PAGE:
You might at first be confused as to why NVIDIA is calling this Geforce GT 710 a “new” card. After all, it’s been on the market for more than two years now using two different architectures, namely Fermi (GF119) and Kepler (GF208). This “new” GT 710 is a higher-clocked rebrand of the GF208 model, equipped with 192 CUDA cores, 16 TMUs, 8 ROPs and between 1-2GB of DDR3 memory running at 900MHz. While this isn’t an exciting thing in the least, it is a sign that we’re probably moving to a new lineup of NVIDIA GPUs this year that finally bring the Maxwell architecture to the low-end parts. I’m not sure if that’s still going to be the Geforce 900 series though, because the current lineup is horribly disjointed, with the Geforce 700 series only meeting up halfway with the GTX 750 Ti.
Having Maxwell at the low-end is necessary because those cards will enable HTPC owners to upgrade to something capable of smoothly playing HEVC H.265 content using the GPU, rather than trying to make their poor CPU do all the hard work. Better performance is another benefit, and a Maxwell-based version of this GPU could be interesting if equipped with GDDR5 memory – not for gaming, mind you, but for running CUDA plugins and doing some GPGPU work. As office workhorses, these won’t do too badly.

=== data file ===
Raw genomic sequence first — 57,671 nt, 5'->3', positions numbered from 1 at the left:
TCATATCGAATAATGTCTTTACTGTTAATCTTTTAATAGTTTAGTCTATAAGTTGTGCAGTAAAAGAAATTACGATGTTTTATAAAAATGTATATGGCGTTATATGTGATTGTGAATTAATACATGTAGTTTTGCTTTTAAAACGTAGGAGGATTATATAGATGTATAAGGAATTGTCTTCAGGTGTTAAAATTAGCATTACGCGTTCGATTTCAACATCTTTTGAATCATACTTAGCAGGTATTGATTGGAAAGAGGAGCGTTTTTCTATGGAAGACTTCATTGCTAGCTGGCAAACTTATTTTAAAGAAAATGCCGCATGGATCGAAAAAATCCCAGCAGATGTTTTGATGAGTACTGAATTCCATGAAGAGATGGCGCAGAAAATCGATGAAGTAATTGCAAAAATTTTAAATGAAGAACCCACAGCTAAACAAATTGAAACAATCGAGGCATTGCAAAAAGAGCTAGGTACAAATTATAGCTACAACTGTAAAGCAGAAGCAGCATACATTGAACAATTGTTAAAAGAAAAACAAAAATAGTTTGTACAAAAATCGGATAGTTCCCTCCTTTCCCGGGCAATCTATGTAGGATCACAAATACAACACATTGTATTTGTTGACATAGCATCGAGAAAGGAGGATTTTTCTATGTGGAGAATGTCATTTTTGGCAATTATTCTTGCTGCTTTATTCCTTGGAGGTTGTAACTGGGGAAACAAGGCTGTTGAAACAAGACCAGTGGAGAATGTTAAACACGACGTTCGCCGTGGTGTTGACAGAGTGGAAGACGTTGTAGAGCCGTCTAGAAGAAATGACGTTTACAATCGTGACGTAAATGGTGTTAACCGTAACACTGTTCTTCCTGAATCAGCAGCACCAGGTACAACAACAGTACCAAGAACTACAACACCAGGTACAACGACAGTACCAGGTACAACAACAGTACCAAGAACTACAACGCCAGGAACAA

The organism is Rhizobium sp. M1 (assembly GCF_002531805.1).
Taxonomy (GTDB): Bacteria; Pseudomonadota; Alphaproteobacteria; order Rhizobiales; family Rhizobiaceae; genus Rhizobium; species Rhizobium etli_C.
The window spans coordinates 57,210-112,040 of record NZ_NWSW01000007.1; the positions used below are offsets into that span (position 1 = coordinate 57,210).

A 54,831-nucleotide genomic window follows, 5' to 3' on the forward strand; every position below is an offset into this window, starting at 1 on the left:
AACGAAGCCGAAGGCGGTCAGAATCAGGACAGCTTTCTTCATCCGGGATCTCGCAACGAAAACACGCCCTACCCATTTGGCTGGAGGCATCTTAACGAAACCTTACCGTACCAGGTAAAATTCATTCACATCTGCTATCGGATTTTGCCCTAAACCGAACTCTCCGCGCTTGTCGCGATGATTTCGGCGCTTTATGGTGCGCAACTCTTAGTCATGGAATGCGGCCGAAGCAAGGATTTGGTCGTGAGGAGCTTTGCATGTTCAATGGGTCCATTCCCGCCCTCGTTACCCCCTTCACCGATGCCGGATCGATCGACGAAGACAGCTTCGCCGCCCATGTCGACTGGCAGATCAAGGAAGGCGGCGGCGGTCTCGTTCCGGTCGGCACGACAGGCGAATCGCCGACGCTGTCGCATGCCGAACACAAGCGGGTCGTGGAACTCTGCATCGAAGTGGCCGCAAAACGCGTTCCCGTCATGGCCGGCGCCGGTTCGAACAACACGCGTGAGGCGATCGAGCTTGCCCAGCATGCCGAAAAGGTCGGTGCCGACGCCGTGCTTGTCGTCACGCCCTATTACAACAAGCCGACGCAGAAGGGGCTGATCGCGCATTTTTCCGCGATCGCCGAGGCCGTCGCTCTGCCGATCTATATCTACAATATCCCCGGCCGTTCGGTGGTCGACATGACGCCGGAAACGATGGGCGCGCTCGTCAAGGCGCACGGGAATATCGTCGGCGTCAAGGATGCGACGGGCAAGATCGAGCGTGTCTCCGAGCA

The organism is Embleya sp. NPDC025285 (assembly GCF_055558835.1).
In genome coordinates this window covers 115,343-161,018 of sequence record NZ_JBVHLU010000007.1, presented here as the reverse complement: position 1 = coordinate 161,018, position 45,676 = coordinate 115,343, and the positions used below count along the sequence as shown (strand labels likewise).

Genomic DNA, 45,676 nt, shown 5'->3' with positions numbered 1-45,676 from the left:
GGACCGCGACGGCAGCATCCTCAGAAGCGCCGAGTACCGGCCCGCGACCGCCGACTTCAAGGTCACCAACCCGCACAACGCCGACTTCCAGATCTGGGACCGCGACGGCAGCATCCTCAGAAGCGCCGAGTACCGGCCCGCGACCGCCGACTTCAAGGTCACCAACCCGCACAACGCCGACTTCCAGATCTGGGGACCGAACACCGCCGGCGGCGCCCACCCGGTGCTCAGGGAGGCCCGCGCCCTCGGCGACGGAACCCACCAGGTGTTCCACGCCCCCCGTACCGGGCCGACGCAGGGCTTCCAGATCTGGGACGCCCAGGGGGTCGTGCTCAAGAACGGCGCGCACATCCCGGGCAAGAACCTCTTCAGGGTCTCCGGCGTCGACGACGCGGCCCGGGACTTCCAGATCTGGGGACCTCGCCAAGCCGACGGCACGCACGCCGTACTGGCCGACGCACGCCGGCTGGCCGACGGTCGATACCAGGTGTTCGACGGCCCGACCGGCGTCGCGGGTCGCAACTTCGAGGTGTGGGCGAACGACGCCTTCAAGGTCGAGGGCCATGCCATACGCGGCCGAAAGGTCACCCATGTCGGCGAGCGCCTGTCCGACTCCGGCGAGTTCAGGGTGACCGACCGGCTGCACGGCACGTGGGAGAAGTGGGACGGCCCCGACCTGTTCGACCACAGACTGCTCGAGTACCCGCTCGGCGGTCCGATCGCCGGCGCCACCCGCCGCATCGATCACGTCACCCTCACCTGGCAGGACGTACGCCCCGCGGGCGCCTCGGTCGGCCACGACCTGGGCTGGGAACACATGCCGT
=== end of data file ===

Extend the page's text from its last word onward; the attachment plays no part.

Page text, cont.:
The slightly faster GT 710 is available today in various designs from Zotac, EVGA, and ASUS, which share a starting price of about U.S. $40 (approx. R650*). You can identify them because they have a core clock of 954MHz, a 54MHz overclock compared to the standard GPU. It may even boast better performance than the GT 720, which has the same hardware setup with a lower core clock of 797MHz.